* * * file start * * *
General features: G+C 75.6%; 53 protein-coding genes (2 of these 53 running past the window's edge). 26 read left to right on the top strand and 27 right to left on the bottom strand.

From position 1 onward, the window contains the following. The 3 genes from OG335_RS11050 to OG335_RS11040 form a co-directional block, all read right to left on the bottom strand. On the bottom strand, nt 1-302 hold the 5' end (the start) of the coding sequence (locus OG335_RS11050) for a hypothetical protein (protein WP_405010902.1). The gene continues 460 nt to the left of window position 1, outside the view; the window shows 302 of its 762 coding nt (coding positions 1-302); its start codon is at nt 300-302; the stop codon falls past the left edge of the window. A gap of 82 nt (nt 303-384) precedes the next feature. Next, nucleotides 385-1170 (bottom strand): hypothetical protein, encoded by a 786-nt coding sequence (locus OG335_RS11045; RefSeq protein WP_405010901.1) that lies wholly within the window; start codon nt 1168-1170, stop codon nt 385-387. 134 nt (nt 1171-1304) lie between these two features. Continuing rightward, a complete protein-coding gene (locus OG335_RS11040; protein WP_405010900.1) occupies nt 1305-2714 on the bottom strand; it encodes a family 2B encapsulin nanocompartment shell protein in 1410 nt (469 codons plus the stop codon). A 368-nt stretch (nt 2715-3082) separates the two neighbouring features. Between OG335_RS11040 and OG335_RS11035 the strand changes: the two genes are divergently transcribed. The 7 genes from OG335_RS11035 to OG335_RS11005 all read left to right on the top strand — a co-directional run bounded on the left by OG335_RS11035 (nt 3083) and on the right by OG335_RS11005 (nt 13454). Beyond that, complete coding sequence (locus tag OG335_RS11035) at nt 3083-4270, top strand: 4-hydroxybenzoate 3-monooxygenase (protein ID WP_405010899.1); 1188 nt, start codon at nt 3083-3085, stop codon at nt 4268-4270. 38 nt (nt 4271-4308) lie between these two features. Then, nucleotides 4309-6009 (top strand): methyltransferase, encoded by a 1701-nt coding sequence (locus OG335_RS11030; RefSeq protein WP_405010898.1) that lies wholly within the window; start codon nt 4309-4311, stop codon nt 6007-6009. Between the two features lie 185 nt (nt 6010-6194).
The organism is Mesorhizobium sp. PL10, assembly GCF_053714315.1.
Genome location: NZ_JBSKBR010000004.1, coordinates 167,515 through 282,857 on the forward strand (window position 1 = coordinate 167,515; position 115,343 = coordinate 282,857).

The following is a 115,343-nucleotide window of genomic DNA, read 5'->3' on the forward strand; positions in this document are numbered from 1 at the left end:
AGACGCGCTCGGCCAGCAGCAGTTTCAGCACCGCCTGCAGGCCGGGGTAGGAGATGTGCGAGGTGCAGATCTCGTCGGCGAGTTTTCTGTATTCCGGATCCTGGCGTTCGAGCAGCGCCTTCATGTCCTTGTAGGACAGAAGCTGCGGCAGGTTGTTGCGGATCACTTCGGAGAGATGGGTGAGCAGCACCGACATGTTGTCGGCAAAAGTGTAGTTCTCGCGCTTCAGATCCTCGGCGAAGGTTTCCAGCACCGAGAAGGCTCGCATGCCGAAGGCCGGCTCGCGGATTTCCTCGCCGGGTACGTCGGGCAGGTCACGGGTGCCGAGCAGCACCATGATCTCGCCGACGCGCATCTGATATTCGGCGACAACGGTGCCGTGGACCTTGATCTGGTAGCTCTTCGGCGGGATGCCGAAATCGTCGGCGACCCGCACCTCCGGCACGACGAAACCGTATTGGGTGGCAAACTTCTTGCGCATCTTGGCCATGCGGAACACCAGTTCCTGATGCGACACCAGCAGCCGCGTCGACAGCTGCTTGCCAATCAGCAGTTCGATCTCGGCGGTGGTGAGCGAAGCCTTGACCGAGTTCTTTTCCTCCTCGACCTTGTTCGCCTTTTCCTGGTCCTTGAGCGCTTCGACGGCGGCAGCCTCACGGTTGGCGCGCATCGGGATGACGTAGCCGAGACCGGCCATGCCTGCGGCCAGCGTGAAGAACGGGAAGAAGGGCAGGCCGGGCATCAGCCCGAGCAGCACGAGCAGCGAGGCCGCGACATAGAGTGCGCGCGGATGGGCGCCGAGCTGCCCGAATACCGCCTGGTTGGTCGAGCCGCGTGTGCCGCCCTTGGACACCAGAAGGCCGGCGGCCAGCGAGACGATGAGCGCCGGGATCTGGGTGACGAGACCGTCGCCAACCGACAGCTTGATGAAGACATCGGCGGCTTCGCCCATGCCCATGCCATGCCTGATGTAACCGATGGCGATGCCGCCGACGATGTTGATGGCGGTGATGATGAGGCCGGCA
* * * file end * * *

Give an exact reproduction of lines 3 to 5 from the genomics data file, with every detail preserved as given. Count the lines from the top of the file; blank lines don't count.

The organism is Mesorhizobium sp. PL10, assembly GCF_053714315.1.
Genome location: NZ_JBSKBR010000004.1, coordinates 167,515 through 282,857 on the forward strand (window position 1 = coordinate 167,515; position 115,343 = coordinate 282,857).

The following is a 115,343-nucleotide window of genomic DNA, read 5'->3' on the forward strand; positions in this document are numbered from 1 at the left end: